Nature’s shed

Thanks to the excellent blog of my good friend, the Bristol-based artist Kirsty Hall, I’ve just become aware of an oddly British phenomenon, National Shed Week. Her post on it is a great little intro, with selections from the “best shed” competition (the winner was a shed that incorporates a fully-fitted pub bar).

Well, Shed Week 2008 is now over, so it’s a little late to enter this shed into the competition. In any case, it’s not “my shed”, so I can’t claim any responsibility for its wondrous condition. But I’ve been enjoying living with it recently. Kirsty claims a preference for “the more ramshackle” sheds; I’m sure she would appreciate it, too:


It’s way beyond repair. I’m not sure how long it would take me to get around to dismantling it if I owned the property. But it wouldn’t be pure laziness holding me back; there’s a messy, downtrodden poetry to it that would be missed.

I remember seeing a documentary where one of Ken Kesey’s Merry Pranksters (or perhaps Kesey himself), showed the fabled original bus, the mobile freak machine that toured ceaselessly through America’s psychedelic meltdown. Currently it’s a rusting wreck among some trees on a farm somewhere. The guy showing it pointed out the slowly peeling paint and rusting body, and delightedly elaborated his vision of it as a slow-motion strip-tease, the decay of industrial artifice in the face of nature’s inexorable force as a kind of gradual, erotic revelation of essentials.

This shed is almost an opposite to that vision. Human construction is similarly being decomposed by the elements, but the abundance of foliage alongside this organic deconstruction, moving in to colonize the hapless wooden structure, is a kind of engulfment, an enfolding, an embrace. Erotic, but more intimate than theatrical.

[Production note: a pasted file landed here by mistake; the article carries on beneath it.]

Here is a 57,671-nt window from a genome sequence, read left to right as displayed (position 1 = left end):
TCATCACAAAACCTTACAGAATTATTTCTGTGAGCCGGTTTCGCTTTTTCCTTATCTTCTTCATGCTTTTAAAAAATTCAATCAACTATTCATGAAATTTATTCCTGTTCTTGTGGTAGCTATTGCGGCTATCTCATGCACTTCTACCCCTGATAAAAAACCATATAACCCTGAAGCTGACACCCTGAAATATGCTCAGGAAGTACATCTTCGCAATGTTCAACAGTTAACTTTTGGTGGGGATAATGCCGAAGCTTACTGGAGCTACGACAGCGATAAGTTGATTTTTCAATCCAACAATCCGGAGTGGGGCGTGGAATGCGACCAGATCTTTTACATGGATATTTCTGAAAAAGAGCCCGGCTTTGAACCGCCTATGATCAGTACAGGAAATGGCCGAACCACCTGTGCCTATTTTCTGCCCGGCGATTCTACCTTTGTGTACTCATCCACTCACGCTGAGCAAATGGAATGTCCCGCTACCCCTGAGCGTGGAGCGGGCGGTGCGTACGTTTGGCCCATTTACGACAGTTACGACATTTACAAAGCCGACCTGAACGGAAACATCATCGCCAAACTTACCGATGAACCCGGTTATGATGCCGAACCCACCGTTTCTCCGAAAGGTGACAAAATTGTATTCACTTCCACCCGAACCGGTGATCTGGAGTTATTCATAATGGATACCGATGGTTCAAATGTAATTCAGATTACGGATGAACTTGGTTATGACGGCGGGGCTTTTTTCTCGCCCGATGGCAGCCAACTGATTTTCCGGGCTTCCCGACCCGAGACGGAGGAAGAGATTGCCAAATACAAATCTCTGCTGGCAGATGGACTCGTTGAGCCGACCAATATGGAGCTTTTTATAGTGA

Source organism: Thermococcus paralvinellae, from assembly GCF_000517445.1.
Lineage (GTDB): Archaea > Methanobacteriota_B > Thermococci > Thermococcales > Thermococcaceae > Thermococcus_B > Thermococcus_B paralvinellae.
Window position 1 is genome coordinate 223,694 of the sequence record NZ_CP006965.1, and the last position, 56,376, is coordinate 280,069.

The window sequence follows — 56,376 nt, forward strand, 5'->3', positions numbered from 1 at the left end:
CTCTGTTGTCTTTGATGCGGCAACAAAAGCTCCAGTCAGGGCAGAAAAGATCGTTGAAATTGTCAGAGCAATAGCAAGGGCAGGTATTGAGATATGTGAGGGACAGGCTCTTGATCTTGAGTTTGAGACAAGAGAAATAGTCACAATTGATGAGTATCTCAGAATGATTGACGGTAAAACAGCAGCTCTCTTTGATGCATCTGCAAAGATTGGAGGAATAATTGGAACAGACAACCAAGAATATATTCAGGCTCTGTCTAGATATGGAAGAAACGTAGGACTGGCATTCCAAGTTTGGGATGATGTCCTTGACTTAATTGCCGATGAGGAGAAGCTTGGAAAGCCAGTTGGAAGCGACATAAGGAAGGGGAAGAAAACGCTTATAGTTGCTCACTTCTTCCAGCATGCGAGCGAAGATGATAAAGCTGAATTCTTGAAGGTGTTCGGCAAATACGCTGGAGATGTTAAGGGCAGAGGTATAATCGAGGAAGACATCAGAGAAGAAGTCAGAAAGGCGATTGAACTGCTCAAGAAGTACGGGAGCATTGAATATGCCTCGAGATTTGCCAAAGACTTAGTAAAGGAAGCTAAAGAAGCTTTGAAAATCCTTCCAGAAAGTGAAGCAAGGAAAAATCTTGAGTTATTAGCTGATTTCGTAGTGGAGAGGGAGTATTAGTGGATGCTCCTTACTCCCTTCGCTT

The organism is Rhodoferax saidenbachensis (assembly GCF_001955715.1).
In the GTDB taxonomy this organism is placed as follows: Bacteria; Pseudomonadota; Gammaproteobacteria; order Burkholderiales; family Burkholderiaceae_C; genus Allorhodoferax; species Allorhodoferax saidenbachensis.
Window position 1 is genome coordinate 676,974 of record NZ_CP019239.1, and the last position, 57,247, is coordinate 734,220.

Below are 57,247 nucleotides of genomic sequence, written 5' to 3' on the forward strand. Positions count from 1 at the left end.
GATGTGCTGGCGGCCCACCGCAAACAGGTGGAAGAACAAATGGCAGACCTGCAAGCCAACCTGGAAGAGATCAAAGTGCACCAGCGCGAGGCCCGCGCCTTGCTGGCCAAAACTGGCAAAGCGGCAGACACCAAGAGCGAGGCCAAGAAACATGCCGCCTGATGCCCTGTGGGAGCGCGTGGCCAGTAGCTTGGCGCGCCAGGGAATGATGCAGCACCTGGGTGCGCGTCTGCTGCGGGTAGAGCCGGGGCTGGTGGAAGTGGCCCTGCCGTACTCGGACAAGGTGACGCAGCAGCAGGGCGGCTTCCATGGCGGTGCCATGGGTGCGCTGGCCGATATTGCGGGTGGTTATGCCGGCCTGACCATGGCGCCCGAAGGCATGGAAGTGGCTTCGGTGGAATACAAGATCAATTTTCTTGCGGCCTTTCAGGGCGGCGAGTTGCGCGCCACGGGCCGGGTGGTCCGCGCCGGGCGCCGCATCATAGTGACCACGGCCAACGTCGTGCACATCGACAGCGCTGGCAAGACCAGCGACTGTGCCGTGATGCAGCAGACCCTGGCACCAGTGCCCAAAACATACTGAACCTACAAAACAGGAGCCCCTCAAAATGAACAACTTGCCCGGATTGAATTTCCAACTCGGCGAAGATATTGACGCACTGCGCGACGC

Trees were felled, sliced into regular lengths, and reassembled into a shelter for human use. Now the plants are reclaiming their remnants. It makes me think of J.G. Ballard’s visions in The Unlimited Dream Company, of London overrun by tropical flora; or that recent book about how the biosphere would evolve in the next century or few if humans just vanished, leaving their artifacts behind for nature to molest and merge with.

I think it would be possible to pry the ivy-smothered door and creep in, but I don’t want to. It feels like it would be an invasion into private space, a corner of this dense city that’s been re-created as a pocket of wilderness. I hear foxes sometimes nest in there. The cat wanders in occasionally; but even she’s cautious.

Some day it’ll need to be torn down. But until then, I’ll relish being the neighbour of this mysterious icon of the wild.

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